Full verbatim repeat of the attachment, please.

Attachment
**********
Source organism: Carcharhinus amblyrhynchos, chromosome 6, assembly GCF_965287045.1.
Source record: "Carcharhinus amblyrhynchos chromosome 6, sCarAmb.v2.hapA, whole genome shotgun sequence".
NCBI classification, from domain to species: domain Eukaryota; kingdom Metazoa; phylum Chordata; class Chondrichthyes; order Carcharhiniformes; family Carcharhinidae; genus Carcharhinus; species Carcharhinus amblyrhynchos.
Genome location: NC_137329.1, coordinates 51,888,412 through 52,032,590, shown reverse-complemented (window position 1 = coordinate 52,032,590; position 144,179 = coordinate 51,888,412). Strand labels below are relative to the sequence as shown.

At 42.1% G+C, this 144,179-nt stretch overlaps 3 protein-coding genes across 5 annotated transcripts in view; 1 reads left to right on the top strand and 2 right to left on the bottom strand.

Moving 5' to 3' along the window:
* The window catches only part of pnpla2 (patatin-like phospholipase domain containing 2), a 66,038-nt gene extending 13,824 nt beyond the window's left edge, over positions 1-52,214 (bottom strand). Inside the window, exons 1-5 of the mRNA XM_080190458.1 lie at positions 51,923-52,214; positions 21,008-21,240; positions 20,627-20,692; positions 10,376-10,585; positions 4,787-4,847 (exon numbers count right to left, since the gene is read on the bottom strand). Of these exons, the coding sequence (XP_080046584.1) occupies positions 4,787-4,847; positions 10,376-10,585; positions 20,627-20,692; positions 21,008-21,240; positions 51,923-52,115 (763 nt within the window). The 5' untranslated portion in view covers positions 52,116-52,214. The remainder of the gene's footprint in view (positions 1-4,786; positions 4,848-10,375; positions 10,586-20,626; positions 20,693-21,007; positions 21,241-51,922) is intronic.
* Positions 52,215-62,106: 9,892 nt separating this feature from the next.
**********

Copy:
Source organism: Carcharhinus amblyrhynchos, chromosome 6, assembly GCF_965287045.1.
Source record: "Carcharhinus amblyrhynchos chromosome 6, sCarAmb.v2.hapA, whole genome shotgun sequence".
NCBI classification, from domain to species: domain Eukaryota; kingdom Metazoa; phylum Chordata; class Chondrichthyes; order Carcharhiniformes; family Carcharhinidae; genus Carcharhinus; species Carcharhinus amblyrhynchos.
Genome location: NC_137329.1, coordinates 51,888,412 through 52,032,590, shown reverse-complemented (window position 1 = coordinate 52,032,590; position 144,179 = coordinate 51,888,412). Strand labels below are relative to the sequence as shown.

At 42.1% G+C, this 144,179-nt stretch overlaps 3 protein-coding genes across 5 annotated transcripts in view; 1 reads left to right on the top strand and 2 right to left on the bottom strand.

Moving 5' to 3' along the window:
* The window catches only part of pnpla2 (patatin-like phospholipase domain containing 2), a 66,038-nt gene extending 13,824 nt beyond the window's left edge, over positions 1-52,214 (bottom strand). Inside the window, exons 1-5 of the mRNA XM_080190458.1 lie at positions 51,923-52,214; positions 21,008-21,240; positions 20,627-20,692; positions 10,376-10,585; positions 4,787-4,847 (exon numbers count right to left, since the gene is read on the bottom strand). Of these exons, the coding sequence (XP_080046584.1) occupies positions 4,787-4,847; positions 10,376-10,585; positions 20,627-20,692; positions 21,008-21,240; positions 51,923-52,115 (763 nt within the window). The 5' untranslated portion in view covers positions 52,116-52,214. The remainder of the gene's footprint in view (positions 1-4,786; positions 4,848-10,375; positions 10,586-20,626; positions 20,693-21,007; positions 21,241-51,922) is intronic.
* Positions 52,215-62,106: 9,892 nt separating this feature from the next.